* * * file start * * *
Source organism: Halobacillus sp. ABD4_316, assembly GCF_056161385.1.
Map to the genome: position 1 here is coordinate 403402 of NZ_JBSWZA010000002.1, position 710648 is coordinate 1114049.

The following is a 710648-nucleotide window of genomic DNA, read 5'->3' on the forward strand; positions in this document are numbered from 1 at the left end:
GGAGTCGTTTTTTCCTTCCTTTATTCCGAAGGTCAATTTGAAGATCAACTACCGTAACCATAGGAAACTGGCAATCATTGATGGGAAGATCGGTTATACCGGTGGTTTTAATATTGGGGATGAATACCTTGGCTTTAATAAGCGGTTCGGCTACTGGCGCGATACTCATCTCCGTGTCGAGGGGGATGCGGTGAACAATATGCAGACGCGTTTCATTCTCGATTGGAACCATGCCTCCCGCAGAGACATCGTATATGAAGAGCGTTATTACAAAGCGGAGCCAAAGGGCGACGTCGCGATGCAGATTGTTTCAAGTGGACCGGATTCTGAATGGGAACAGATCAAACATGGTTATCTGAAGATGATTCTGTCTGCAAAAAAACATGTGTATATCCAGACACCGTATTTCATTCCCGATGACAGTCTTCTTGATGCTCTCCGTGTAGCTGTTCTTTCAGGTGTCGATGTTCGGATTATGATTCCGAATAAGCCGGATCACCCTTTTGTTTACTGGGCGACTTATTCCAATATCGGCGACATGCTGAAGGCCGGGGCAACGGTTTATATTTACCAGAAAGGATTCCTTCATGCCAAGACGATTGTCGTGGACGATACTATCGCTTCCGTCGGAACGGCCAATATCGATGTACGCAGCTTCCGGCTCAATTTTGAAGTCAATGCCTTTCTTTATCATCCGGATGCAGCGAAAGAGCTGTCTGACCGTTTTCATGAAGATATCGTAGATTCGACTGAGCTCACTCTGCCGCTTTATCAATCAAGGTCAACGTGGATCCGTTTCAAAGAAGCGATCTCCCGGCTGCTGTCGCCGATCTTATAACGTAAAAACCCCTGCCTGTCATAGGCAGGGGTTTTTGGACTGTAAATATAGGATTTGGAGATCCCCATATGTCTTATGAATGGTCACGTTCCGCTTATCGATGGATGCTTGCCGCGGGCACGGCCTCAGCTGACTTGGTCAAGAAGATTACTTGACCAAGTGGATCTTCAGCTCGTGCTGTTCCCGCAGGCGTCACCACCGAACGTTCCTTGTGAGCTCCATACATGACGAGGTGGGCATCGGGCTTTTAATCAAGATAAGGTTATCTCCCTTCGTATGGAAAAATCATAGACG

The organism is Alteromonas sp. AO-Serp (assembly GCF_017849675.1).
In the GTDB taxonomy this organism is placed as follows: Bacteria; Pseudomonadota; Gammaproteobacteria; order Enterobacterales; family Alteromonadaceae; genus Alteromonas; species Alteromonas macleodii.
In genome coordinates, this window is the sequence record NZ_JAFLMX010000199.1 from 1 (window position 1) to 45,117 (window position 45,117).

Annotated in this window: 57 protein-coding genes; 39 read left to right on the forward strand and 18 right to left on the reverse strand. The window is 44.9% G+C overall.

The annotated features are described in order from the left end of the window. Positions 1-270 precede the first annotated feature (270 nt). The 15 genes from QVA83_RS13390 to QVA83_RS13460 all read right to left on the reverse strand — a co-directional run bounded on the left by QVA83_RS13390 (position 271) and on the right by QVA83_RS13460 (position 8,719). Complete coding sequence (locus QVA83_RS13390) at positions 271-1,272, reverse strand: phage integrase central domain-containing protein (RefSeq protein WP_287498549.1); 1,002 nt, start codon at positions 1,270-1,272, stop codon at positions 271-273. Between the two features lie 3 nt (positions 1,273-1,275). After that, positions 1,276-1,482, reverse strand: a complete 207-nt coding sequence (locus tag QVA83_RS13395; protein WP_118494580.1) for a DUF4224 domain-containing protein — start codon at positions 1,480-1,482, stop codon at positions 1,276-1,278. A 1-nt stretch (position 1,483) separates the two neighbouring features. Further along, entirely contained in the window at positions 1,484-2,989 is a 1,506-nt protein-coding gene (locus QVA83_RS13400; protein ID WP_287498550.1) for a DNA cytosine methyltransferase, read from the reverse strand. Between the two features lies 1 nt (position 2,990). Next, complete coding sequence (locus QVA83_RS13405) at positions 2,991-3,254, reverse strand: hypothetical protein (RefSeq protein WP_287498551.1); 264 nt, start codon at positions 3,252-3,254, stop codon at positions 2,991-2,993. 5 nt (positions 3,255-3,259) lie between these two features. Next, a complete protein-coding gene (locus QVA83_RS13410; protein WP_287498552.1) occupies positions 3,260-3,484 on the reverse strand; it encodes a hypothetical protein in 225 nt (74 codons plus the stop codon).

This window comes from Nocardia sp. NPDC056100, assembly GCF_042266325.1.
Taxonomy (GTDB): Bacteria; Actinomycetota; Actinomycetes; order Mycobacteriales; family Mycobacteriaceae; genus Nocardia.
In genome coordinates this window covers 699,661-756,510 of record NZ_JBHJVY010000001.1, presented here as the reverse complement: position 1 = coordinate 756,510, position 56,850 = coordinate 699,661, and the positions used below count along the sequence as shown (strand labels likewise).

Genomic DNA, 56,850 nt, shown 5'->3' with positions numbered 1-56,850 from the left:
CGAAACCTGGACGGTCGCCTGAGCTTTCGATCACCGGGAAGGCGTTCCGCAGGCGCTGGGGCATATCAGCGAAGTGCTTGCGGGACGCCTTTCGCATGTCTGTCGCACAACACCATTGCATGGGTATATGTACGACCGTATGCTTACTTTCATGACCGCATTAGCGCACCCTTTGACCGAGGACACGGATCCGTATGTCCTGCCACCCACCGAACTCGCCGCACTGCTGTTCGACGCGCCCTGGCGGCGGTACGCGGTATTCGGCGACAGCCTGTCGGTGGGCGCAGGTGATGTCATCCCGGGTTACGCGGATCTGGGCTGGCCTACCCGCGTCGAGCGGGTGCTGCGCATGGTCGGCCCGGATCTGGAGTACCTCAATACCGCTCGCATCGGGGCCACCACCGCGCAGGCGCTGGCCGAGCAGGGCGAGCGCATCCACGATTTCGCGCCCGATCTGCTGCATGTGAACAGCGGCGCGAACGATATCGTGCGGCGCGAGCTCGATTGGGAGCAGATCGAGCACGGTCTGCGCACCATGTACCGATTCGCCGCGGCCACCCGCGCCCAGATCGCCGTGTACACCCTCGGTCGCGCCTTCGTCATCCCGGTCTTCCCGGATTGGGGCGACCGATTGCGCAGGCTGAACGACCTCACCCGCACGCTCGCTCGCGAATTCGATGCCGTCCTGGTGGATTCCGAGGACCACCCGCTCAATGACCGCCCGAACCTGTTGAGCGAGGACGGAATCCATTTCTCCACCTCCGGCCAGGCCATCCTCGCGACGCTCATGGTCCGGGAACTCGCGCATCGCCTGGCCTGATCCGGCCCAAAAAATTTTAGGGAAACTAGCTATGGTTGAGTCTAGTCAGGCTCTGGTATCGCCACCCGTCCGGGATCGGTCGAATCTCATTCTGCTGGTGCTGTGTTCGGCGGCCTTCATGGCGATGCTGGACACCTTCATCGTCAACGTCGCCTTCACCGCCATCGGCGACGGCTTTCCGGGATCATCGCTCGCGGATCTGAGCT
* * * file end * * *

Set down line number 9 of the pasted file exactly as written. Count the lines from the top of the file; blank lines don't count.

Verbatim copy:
The annotated features are described in order from the left end of the window. Positions 1-270 precede the first annotated feature (270 nt). The 15 genes from QVA83_RS13390 to QVA83_RS13460 all read right to left on the reverse strand — a co-directional run bounded on the left by QVA83_RS13390 (position 271) and on the right by QVA83_RS13460 (position 8,719). Complete coding sequence (locus QVA83_RS13390) at positions 271-1,272, reverse strand: phage integrase central domain-containing protein (RefSeq protein WP_287498549.1); 1,002 nt, start codon at positions 1,270-1,272, stop codon at positions 271-273. Between the two features lie 3 nt (positions 1,273-1,275). After that, positions 1,276-1,482, reverse strand: a complete 207-nt coding sequence (locus tag QVA83_RS13395; protein WP_118494580.1) for a DUF4224 domain-containing protein — start codon at positions 1,480-1,482, stop codon at positions 1,276-1,278. A 1-nt stretch (position 1,483) separates the two neighbouring features. Further along, entirely contained in the window at positions 1,484-2,989 is a 1,506-nt protein-coding gene (locus QVA83_RS13400; protein ID WP_287498550.1) for a DNA cytosine methyltransferase, read from the reverse strand. Between the two features lies 1 nt (position 2,990). Next, complete coding sequence (locus QVA83_RS13405) at positions 2,991-3,254, reverse strand: hypothetical protein (RefSeq protein WP_287498551.1); 264 nt, start codon at positions 3,252-3,254, stop codon at positions 2,991-2,993. 5 nt (positions 3,255-3,259) lie between these two features. Next, a complete protein-coding gene (locus QVA83_RS13410; protein WP_287498552.1) occupies positions 3,260-3,484 on the reverse strand; it encodes a hypothetical protein in 225 nt (74 codons plus the stop codon).